If he turned the paper sideways, he could make out a school of tiny fish swimming out of some seaweed. Turned the other way, it was the rough tentacles of a jelly fish. Turned right side up, the stark and ocean-grown masts of a sunken ship. Not that any of that helped Galen read it.
He’d been standing in front of the posting too long, he realized, hearing a stifled snort behind him. He tried to make his eyes scan the page like it was words instead of artwork, like it was just taking him a long time to decipher. Like he wasn’t some empty-skulled deckhand trying to con men better and smarter than him into believing he could read. Then he turned to go, leaving his eyes on the paper until his first step tore him away. He didn’t look at the other sailors over his shoulder. Sticking his hands in his pockets, he walked down the docks until he couldn’t hear them anymore, then finally looked up.
He was almost to the ship. His ship, he tried to correct himself, but he hadn’t sailed with her yet, hadn’t learned her moods and her turns, so she just seemed another ship bobbing at anchor. Taller than most. Belled and beautiful polished wood with a wide flat deck and an elegant lady carved into the bow. He looked at her like artwork too, a little too long, and he glanced over his shoulder.
There was no one there to snicker this time. Galen let out a long breath and started down the docks again.
Jaera was sitting on a pile of crates opposite the ship, one leg tucked under her, hands hidden inside a sailor’s jacket that was much too big. She watched Galen as he came closer and he got the feeling she’d been watching him for a long time. Turning toward her, he stopped at the crates, leaning back against them to look at the harbor.
“Hey, Squidget,” he murmured.
She was quiet for a minute. He let her, tracing the line of the water at the edge of the harbor. He counted the waves breaking over the point of the stone retainer on the west side. He measured the white foam and how long it took the water to fumble back down through the rocks. The clouds overhead were light and cob-webbed, but he’d bet on a storm the next day.
“You can’t read,” Jaera said.
“Yeah,” he said. He didn’t look at her. “Let’s just keep that our secret, aright?”
She shifted on the crate. A year ago he would have caught a grin from her at the adventure of a secret. But a year ago, she would have already climbed up onto his shoulders instead of staying so still a few feet beside him. He was still getting used to her quiet turns around him. Galen looked at her, gave her a low smile.
“Deal?” he asked.
She only met his eyes for a moment, then deliberately looked out at the water. She sucked on her tongue, working an idea around her head. Galen waited, curious.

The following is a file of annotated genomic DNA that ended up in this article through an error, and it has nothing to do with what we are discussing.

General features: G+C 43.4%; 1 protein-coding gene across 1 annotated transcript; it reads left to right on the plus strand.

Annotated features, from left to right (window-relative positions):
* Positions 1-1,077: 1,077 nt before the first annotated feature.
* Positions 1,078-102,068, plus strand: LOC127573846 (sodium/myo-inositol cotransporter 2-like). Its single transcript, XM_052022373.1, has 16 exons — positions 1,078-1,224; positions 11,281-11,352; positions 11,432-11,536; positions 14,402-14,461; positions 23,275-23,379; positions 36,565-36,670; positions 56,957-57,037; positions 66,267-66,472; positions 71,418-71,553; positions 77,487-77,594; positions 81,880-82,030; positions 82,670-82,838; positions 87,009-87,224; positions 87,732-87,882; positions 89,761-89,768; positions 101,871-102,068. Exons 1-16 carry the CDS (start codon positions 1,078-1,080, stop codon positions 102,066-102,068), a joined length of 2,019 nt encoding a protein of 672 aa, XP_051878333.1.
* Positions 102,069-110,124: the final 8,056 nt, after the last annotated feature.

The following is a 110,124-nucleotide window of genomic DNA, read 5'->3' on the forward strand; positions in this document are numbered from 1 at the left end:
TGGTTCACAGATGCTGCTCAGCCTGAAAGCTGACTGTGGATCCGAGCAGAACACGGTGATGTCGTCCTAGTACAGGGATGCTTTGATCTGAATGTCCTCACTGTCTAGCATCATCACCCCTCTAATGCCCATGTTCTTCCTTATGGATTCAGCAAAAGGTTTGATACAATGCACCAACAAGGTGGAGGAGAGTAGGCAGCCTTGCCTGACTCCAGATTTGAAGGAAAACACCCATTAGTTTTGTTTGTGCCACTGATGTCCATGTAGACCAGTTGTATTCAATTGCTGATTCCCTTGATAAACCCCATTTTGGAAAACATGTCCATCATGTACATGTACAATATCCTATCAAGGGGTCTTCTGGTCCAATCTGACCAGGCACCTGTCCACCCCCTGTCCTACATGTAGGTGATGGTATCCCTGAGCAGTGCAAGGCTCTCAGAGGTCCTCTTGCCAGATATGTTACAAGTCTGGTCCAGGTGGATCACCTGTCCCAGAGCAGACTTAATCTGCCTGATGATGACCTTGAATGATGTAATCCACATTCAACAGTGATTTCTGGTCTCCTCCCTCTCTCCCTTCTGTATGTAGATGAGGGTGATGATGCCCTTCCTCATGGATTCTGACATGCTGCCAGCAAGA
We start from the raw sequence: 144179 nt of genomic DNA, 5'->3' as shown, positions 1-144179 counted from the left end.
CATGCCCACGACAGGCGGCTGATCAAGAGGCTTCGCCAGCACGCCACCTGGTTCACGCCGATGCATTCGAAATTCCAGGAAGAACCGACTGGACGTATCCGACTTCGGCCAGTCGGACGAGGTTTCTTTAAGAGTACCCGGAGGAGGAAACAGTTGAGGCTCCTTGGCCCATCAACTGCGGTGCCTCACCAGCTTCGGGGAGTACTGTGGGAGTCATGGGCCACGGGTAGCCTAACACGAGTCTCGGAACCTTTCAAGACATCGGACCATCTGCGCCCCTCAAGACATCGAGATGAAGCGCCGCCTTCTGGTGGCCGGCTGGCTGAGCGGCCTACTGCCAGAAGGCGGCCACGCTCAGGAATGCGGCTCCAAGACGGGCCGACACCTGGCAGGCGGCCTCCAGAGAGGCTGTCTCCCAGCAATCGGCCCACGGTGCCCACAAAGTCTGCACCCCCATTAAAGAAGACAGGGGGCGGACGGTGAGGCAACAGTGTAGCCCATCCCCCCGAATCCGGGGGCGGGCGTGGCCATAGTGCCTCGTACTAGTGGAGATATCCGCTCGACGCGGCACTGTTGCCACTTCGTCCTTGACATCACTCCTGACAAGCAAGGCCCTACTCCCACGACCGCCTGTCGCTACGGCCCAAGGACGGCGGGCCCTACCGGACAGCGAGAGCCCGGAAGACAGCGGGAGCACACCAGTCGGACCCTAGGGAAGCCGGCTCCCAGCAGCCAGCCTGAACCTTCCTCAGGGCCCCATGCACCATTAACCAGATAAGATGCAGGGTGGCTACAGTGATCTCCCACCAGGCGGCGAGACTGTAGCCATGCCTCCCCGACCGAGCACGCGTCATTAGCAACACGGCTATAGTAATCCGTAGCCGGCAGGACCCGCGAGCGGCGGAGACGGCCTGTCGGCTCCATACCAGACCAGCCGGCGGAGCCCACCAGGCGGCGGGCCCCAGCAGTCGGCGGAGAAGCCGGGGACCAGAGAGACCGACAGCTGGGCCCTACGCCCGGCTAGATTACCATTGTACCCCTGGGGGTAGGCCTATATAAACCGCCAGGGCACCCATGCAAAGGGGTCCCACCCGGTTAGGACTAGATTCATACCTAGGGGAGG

“You’re on dawn watch,” she said finally. “You report to Danic. Unless he’s not on deck, then you report to Alrein. He’s second lieutenant. Kinda nice. And we ship out Monday at tide.”
Galen blinked at her. “What?”
“How do you know that?” he asked.
“That’s what the paper says.”
He spun to face her, forgetting about the rest of the docks. “You can read?”
She shrugged again.
“When did you learn to read?” he asked.
“While you were gone,” she said. She watched his face for his reaction. He didn’t hide that the weight on that last word bothered him. “Toar taught me,” she said. “He said there were teachers in books, smarter than him and I needed to read.”
Galen nodded to himself. “That was good of him. He didn’t have to do that.”
Jaera nodded too. “He’s nice.”
Galen looked at her, waiting for her to say something else. But the silence stretched between them, growing wider like they were drifting apart on the tides. She tapped her heels against the crate, then played with the hem of the jacket, flicking it back and forth on two fingers. Galen looked down at his arms, crossed over the top of the crate.
“I’m good at it,” she said.
Galen looked up again.
“Reading,” she said, reading his expression before he could get out a question. “I’m good at it.”
“Good,” Galen said. He thought he saw a smile, somewhere at the back of her eyes.
“I could teach you,” she said.
Galen broke into a laugh. He dropped his head onto his arms.
“If you wanted,” Jaera continued, hesitant.
He looked up at her immediately, grinning. “You would be saving my hide,” he told her. He jabbed a thumb over his shoulder. “That thing looked like a squid-fish-ship to me.”
“Squid-fish-ship,” she repeated slowly. She looked at him with wide eyes. She bit her lip, deliberately. “This might be hard.” She could barely hold back the smile at her joke.
Grinning, Galen wrapped an arm around her head, pulling her toward him and kissed her hair. “No. Because you’re good at it.”
My friend Kate is a thief! She stole the first line of this piece for some fiction on her blog yesterday. Be sure to check it out, and come back around two weeks from now to see the next round of robberies.